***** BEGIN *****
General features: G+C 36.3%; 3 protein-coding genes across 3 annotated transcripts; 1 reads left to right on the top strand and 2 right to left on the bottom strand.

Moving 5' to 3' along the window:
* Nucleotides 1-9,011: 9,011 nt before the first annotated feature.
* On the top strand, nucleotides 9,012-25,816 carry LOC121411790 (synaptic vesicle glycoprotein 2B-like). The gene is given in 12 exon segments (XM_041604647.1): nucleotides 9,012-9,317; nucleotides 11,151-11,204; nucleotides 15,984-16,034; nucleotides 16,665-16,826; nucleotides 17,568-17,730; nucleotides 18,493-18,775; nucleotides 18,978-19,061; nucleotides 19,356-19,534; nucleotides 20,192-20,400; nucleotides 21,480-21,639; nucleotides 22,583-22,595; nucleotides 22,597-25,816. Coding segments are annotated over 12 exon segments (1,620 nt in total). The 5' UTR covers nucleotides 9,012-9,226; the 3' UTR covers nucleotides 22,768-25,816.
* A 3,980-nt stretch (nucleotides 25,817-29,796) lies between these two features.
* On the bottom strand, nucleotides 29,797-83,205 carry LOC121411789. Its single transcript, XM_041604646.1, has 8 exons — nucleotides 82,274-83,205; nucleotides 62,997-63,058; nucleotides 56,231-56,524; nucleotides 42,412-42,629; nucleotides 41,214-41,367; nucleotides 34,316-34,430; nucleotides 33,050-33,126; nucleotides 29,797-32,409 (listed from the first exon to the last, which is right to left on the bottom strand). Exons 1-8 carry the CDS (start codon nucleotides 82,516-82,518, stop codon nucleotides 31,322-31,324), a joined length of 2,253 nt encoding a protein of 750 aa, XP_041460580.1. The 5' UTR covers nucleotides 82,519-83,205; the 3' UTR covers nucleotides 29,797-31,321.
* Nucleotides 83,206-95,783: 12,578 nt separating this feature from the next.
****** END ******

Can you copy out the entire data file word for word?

General features: G+C 36.3%; 3 protein-coding genes across 3 annotated transcripts; 1 reads left to right on the top strand and 2 right to left on the bottom strand.

Moving 5' to 3' along the window:
* Nucleotides 1-9,011: 9,011 nt before the first annotated feature.
* On the top strand, nucleotides 9,012-25,816 carry LOC121411790 (synaptic vesicle glycoprotein 2B-like). The gene is given in 12 exon segments (XM_041604647.1): nucleotides 9,012-9,317; nucleotides 11,151-11,204; nucleotides 15,984-16,034; nucleotides 16,665-16,826; nucleotides 17,568-17,730; nucleotides 18,493-18,775; nucleotides 18,978-19,061; nucleotides 19,356-19,534; nucleotides 20,192-20,400; nucleotides 21,480-21,639; nucleotides 22,583-22,595; nucleotides 22,597-25,816. Coding segments are annotated over 12 exon segments (1,620 nt in total). The 5' UTR covers nucleotides 9,012-9,226; the 3' UTR covers nucleotides 22,768-25,816.
* A 3,980-nt stretch (nucleotides 25,817-29,796) lies between these two features.
* On the bottom strand, nucleotides 29,797-83,205 carry LOC121411789. Its single transcript, XM_041604646.1, has 8 exons — nucleotides 82,274-83,205; nucleotides 62,997-63,058; nucleotides 56,231-56,524; nucleotides 42,412-42,629; nucleotides 41,214-41,367; nucleotides 34,316-34,430; nucleotides 33,050-33,126; nucleotides 29,797-32,409 (listed from the first exon to the last, which is right to left on the bottom strand). Exons 1-8 carry the CDS (start codon nucleotides 82,516-82,518, stop codon nucleotides 31,322-31,324), a joined length of 2,253 nt encoding a protein of 750 aa, XP_041460580.1. The 5' UTR covers nucleotides 82,519-83,205; the 3' UTR covers nucleotides 29,797-31,321.
* Nucleotides 83,206-95,783: 12,578 nt separating this feature from the next.